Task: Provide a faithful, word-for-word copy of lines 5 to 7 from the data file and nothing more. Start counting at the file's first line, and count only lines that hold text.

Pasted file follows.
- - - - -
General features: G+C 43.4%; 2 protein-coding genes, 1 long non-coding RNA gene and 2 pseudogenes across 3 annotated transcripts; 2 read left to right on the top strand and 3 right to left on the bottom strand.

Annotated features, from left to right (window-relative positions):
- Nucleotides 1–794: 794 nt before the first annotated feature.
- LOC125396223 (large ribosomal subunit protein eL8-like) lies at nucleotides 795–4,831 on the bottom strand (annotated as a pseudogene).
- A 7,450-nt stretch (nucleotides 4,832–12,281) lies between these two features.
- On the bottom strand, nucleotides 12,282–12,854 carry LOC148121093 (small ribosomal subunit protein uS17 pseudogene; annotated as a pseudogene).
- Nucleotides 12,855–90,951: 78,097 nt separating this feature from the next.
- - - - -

- A 7,450-nt stretch (nucleotides 4,832–12,281) lies between these two features.
- On the bottom strand, nucleotides 12,282–12,854 carry LOC148121093 (small ribosomal subunit protein uS17 pseudogene; annotated as a pseudogene).
- Nucleotides 12,855–90,951: 78,097 nt separating this feature from the next.